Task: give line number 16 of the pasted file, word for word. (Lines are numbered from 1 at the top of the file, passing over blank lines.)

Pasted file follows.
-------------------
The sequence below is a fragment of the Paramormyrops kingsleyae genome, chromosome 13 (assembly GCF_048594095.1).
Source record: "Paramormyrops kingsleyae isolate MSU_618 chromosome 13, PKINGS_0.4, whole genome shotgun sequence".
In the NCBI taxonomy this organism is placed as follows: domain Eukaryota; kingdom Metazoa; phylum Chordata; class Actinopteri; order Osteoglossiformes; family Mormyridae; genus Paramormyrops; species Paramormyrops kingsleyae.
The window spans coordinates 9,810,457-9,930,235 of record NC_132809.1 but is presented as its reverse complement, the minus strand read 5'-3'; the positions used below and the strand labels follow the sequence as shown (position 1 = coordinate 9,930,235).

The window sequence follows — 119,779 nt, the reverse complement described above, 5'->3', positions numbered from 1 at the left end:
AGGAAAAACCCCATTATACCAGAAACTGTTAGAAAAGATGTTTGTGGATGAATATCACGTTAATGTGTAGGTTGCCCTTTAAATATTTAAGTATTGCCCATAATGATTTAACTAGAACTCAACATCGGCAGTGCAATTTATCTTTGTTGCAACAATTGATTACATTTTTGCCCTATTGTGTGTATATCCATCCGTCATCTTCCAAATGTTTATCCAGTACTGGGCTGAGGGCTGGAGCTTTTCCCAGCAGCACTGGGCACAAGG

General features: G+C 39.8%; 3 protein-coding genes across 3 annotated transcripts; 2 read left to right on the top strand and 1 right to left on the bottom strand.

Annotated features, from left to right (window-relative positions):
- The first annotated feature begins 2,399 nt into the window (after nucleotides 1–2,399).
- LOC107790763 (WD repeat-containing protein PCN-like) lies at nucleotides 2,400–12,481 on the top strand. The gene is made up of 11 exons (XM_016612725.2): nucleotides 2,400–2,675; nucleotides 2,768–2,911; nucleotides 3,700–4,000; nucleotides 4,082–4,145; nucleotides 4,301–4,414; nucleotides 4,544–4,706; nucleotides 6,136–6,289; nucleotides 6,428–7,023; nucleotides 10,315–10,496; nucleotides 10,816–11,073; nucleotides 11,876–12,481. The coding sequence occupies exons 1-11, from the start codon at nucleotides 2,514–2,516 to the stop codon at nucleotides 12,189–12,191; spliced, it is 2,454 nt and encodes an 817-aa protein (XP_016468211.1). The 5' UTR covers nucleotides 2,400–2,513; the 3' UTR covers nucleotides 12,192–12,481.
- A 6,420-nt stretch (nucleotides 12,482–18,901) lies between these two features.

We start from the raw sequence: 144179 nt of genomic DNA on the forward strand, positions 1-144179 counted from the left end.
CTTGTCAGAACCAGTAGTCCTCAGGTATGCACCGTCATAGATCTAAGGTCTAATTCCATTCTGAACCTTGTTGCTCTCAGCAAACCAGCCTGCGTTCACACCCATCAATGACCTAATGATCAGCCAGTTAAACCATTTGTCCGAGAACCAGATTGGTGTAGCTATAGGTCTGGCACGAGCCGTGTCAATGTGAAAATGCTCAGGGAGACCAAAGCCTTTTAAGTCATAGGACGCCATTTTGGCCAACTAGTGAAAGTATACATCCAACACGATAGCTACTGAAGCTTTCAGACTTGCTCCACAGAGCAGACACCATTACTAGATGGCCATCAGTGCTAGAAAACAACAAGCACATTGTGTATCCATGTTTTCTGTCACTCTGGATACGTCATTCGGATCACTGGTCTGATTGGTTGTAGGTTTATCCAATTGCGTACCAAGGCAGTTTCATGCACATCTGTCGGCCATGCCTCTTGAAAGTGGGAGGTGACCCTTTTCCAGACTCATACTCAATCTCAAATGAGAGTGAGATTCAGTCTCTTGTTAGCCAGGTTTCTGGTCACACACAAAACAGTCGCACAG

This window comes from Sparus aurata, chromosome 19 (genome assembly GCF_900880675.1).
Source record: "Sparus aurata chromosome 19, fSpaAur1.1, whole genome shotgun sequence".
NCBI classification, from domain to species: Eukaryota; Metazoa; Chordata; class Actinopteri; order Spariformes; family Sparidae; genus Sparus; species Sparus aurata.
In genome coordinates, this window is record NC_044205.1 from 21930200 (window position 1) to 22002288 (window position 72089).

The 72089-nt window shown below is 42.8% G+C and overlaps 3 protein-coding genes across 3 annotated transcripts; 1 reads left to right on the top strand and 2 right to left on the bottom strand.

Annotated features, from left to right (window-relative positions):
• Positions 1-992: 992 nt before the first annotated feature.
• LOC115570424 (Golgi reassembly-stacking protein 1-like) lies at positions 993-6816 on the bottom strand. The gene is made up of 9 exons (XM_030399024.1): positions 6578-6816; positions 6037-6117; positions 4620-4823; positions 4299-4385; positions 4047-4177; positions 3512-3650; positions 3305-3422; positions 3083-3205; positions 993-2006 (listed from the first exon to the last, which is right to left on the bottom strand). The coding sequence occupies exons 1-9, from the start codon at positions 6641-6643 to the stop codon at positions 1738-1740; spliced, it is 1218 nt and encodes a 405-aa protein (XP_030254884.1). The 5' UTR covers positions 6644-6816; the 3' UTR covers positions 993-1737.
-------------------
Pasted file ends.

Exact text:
NCBI classification, from domain to species: Eukaryota; Metazoa; Chordata; class Actinopteri; order Spariformes; family Sparidae; genus Sparus; species Sparus aurata.